DENVER (KDVR) — Colorado voters appear to draw the line at legal marijuana, according to a new poll.

Most voters don’t support legalizing psychedelics, although there is a large segment of voters who haven’t made up their minds, according to a KREX/Channel 5/Emerson College/The Hill poll.

Proposition 122 would decriminalize and regulate the distribution of the psychedelic fungi psilocybin, or magic mushrooms. It would also open the door to decriminalizing the psychedelics dimethyltryptamine (DMT), ibogaine and mescaline in a few years.

Among all voters, 41% said they would oppose the ballot measure if they could vote on it right now. A narrowly smaller portion of 36% of all voters said they would support it. About 23% of voters said they are unsure.

Only Democrat voters would vote mostly in favor, and that only narrowly. Just over 53% of Democrat voters said they would pass the ballot, while 24% would oppose it. Another 23% are unsure.

Both Republicans and unaffiliated voters would both say no to psychedelics, with 61% of Republicans opposing and 40% of unaffiliated voters opposing.

Two racial/ethnic groups most strongly oppose psychedelic legalization — Black and multiracial or other Coloradans.

Black Coloradans oppose mushroom legalization more than any other group polled, with 64% saying they would vote it down. Nearly the same percent of multiracial or other Coloradans (63%) said they would oppose legal mushrooms. With other racial and ethnic groups, the margins are much narrower between how many voters support and oppose legalization.

Younger voters are also much more likely to legalize psychedelics. Among voters between the ages of 18 and 34, 69% of voters would support legalization. Support levels drop as age goes up. Among 65-year-olds and older, only 12% would legalize psychedelics.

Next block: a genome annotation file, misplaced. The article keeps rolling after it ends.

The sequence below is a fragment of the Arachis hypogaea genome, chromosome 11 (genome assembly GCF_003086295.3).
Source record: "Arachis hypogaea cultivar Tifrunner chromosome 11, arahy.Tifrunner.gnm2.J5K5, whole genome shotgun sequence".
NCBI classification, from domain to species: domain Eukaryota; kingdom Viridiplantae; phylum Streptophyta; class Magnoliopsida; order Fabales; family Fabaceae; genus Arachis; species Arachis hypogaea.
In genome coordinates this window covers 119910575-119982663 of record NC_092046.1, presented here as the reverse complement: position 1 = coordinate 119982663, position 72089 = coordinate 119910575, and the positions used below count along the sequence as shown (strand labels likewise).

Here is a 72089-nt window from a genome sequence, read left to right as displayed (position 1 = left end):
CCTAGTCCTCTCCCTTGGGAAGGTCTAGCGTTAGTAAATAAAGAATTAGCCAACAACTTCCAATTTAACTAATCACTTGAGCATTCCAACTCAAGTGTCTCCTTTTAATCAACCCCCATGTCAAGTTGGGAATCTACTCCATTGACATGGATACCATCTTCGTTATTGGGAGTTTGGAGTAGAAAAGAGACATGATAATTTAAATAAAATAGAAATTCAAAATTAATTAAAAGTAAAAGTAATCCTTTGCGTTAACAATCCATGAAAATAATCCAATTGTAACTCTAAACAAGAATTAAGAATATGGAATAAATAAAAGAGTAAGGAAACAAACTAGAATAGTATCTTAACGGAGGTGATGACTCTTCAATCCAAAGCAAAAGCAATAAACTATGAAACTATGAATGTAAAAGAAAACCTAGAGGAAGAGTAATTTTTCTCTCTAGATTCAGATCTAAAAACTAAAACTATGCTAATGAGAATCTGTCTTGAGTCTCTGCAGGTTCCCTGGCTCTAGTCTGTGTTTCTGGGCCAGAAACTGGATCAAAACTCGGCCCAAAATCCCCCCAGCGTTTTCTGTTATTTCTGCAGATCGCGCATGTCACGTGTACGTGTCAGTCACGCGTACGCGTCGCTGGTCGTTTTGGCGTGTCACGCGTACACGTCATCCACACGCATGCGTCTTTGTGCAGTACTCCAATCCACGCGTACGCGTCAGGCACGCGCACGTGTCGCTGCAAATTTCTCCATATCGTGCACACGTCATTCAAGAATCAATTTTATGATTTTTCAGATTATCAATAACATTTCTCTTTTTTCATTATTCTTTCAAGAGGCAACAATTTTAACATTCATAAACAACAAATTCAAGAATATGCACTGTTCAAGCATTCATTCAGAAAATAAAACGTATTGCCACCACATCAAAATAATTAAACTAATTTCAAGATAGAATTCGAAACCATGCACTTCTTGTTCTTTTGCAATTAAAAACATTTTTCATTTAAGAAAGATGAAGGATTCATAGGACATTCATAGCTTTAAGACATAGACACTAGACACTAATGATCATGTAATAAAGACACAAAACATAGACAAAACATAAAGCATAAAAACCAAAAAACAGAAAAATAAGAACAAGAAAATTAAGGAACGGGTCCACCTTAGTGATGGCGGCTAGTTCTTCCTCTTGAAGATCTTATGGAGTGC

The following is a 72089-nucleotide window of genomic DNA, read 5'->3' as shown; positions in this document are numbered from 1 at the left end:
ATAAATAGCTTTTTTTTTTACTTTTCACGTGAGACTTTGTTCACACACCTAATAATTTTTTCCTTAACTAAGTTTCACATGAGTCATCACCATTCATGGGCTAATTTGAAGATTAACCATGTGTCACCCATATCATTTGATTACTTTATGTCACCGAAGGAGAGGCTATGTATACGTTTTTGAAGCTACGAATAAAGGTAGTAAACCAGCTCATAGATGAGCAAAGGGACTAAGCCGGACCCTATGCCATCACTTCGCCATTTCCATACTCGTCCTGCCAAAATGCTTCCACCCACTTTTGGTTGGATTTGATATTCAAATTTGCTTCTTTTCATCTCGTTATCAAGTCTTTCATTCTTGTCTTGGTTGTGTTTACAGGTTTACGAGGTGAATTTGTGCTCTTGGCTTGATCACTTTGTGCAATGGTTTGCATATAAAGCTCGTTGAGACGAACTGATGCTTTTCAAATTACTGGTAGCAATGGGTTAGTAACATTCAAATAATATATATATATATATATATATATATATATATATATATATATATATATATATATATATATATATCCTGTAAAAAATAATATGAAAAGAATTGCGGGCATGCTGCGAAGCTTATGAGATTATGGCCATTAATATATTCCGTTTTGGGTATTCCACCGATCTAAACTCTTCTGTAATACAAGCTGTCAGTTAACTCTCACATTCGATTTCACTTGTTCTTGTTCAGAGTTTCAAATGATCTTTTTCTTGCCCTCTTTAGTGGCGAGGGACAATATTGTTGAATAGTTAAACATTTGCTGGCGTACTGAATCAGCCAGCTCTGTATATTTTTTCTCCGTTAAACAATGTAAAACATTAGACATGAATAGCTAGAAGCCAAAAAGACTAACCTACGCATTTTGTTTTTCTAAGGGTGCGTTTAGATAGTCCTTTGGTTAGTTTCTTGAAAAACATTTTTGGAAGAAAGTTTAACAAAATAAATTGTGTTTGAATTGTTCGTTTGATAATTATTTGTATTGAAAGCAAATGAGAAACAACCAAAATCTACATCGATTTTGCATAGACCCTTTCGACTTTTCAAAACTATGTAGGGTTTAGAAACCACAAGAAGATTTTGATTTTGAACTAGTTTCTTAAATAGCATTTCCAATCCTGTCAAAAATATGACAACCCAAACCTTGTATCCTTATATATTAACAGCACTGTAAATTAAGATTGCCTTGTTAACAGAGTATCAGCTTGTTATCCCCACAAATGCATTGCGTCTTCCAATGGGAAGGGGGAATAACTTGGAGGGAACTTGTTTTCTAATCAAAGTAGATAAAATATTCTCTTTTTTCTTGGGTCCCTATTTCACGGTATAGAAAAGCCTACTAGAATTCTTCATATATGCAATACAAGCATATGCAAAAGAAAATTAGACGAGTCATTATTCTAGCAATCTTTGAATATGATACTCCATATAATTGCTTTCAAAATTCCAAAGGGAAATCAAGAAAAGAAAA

The “Natural Medicine Health Act of 2022” would decriminalize psilocybin, better known as psychedelic or “magic” mushrooms, for people aged 21 and up. Coloradans of age could have it, ingest it and cultivate it at home without criminal penalty under state law.

The law would also allow for licensed “healing centers” where people could buy and consume the mushrooms. It would remain a crime for anyone else to sell them, but not to give them away to other adults.

It would also create a “Natural Medicine Advisory Board.” By June 2026, that board could recommend including the psychedelics dimethyltryptamine (DMT), ibogaine and mescaline in the law’s definition of decriminalized “natural medicine.” However, the law would specifically exclude peyote.

More from this poll / full results

Methodology: The FOX31 / Channel 2 / Emerson College Polling / The Hill Colorado poll was conducted September 18-19, 2022. The sample consisted of very likely voters, n=1,000, with a Credibility Interval (CI) similar to a poll’s margin of error (MOE) of +/- 3 percentage points. The data sets were weighted by gender, age, education, region, party affiliation, and race/ethnicity based on 2022 turnout modeling. It is important to remember that subsets based on gender, age, education, and race/ethnicity carry with them higher margins of error, as the sample size is reduced. Data was collected using a cellphone sample using SMS-to-web, Interactive Voice Response (IVR) system of landlines, web survey via email, and an online panel.